When you apply for a personal loan, the lender determines whether you are eligible for one. Your loan will be accepted if you match their eligibility requirements. They can, however, deny your loan application if you do not meet the personal loan eligibility requirements. Alternatively, they may recommend that you apply for a joint personal loan with a co-applicant. Having a co-applicant makes getting a loan much easier.
Who is a co-applicant?
A co-applicant is someone who shares your personal loan liability with you. When it comes to home loans, co-application is a regular element, with spouses being the most common combination. Some banks and financial institutions are now extending this feature to personal loans as well.
A co-applicant is just as accountable as the principal applicant for loan repayment. The credit ratings and earnings of both candidates are considered and used to make the choice. In the event of a default, both applicants’ credit ratings are affected. And the lender is completely within their rights to take action against both of them.
Who can be a co-applicant?
A Co-applicant on your personal loan could be your spouse, parents, or siblings. Other than the standard loan application from the spouse, only specific combinations are authorized in the case of home loans, such as parent-son, brothers, and unmarried daughter-father/mother.
However, because a personal loan in India does not require security or pledged assets (such as a home, gold, or vehicle), various co-application combinations may be permitted. This would be determined by your banker’s/financial institution’s rules, regulations, and practices.
Benefits of including co-applicant
Because the application will be looked at as a whole, including a co-applicant can help you improve your credit score and increase your income. This may qualify you for a larger personal loan to suit your requirements. It might also make you qualify for a loan that you wouldn’t have been able to get if you applied on your own. This could be the result of a financial deficiency or a poor credit score. Having a co-applicant allows you to split the EMI burden between two persons, preventing one person from bearing the entire burden.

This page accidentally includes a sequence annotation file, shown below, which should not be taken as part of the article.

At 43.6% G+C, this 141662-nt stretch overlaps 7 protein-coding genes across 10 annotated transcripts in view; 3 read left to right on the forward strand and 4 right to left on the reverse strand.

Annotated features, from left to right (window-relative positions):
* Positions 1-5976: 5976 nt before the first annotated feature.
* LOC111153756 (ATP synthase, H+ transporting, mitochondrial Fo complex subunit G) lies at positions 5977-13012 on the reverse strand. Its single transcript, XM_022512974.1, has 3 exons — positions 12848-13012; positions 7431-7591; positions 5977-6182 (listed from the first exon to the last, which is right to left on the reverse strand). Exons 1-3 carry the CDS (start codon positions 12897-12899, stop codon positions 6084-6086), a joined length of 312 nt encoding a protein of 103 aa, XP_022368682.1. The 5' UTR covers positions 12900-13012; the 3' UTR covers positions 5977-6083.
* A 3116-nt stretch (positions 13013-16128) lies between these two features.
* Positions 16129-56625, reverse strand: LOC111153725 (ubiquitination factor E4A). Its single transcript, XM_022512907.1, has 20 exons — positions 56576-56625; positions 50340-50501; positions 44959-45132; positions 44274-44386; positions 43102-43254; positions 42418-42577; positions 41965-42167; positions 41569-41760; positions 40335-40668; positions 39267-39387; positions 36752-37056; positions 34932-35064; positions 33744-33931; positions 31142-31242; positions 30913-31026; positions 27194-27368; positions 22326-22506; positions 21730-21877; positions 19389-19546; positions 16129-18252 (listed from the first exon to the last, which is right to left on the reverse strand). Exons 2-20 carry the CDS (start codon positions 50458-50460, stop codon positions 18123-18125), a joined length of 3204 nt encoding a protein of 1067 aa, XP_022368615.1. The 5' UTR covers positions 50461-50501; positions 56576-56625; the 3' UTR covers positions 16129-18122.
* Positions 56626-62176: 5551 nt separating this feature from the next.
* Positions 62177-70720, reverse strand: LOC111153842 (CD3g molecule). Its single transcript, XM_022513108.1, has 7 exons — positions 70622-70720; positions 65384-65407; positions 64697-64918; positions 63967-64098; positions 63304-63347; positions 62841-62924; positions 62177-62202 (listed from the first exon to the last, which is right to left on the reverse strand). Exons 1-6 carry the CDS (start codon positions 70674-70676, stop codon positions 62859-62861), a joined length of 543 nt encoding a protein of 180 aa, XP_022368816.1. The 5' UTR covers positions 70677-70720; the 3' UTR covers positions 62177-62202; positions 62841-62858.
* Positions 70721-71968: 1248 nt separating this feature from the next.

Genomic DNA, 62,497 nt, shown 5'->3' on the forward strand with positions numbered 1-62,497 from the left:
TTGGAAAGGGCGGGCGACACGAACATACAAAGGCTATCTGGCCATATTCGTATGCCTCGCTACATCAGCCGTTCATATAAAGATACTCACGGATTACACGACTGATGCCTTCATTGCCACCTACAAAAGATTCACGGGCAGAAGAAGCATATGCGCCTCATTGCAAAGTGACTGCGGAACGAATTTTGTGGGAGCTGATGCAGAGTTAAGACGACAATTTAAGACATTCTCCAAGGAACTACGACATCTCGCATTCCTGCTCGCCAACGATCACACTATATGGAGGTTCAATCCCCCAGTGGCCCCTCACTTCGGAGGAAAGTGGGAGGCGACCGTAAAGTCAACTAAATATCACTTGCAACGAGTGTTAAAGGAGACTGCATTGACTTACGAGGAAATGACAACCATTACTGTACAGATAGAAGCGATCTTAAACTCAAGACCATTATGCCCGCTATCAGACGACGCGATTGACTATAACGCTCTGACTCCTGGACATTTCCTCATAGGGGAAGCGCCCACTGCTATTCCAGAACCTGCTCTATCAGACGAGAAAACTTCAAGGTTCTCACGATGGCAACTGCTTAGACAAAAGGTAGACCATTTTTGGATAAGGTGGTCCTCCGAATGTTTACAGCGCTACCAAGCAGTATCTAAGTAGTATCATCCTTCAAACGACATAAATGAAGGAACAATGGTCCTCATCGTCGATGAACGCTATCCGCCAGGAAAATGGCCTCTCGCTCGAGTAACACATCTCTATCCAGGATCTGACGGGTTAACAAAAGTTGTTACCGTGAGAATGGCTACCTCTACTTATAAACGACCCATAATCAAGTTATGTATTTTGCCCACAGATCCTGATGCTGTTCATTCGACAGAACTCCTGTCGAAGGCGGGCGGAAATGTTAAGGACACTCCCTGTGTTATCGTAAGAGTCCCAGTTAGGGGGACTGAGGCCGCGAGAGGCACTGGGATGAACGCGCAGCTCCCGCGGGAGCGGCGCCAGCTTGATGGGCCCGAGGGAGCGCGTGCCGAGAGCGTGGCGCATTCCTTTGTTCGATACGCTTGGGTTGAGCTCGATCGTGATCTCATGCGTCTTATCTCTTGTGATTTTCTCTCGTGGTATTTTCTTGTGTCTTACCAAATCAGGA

Challenges involved in co-application for a personal loan
A co-applicant lessens your loan repayment burden and improves your chances of getting a loan. Obtaining a co-applicant for your personal loan, however, poses certain difficulties.
Getting a co-applicant
Not everyone will be fortunate enough to find a co-applicant who is employed and has a decent credit rating. Even if your parents are willing to be your co-applicant, if they are retired or do not have a (high) credit score, the goal of having them as a co-applicant may be negated.
With more applications, you’ll have to do twice as much work. You’ll have to fill out information for both candidates, which will take additional time and effort.
Agreement regarding repayment of the loan
If the primary applicant defaults, the co-applicant is equally liable for timely repayment of the loan, and their credit score is at risk. If your co-applicant does not want to be a part of the loan repayment and has no input in how the loan is used, it will be completely your obligation to pay off the loan. It may be tough to achieve an agreement in situations like these.
More time for approval
A co-application loan may take longer than a standard personal loan, which is authorized and disbursed within 24-36 hours. Because there will be two sets of paperwork to examine, the lender may have to spend additional time processing the application. The disbursement procedure will undoubtedly be slowed as a result of this.
Not all lenders offer this feature
Joint personal loans are not available from all banks or financial institutions. Whether you have a solid relationship with your bank, you could ask if you can apply for a personal loan together.
Having a co-applicant for a personal finance can help you get a bigger loan with lower interest rates. You should be aware, however, that they have the potential to harm your credit score. To avoid unpleasant surprises in the future, you should check the credit score of the co-applicant before taking out a joint personal loan.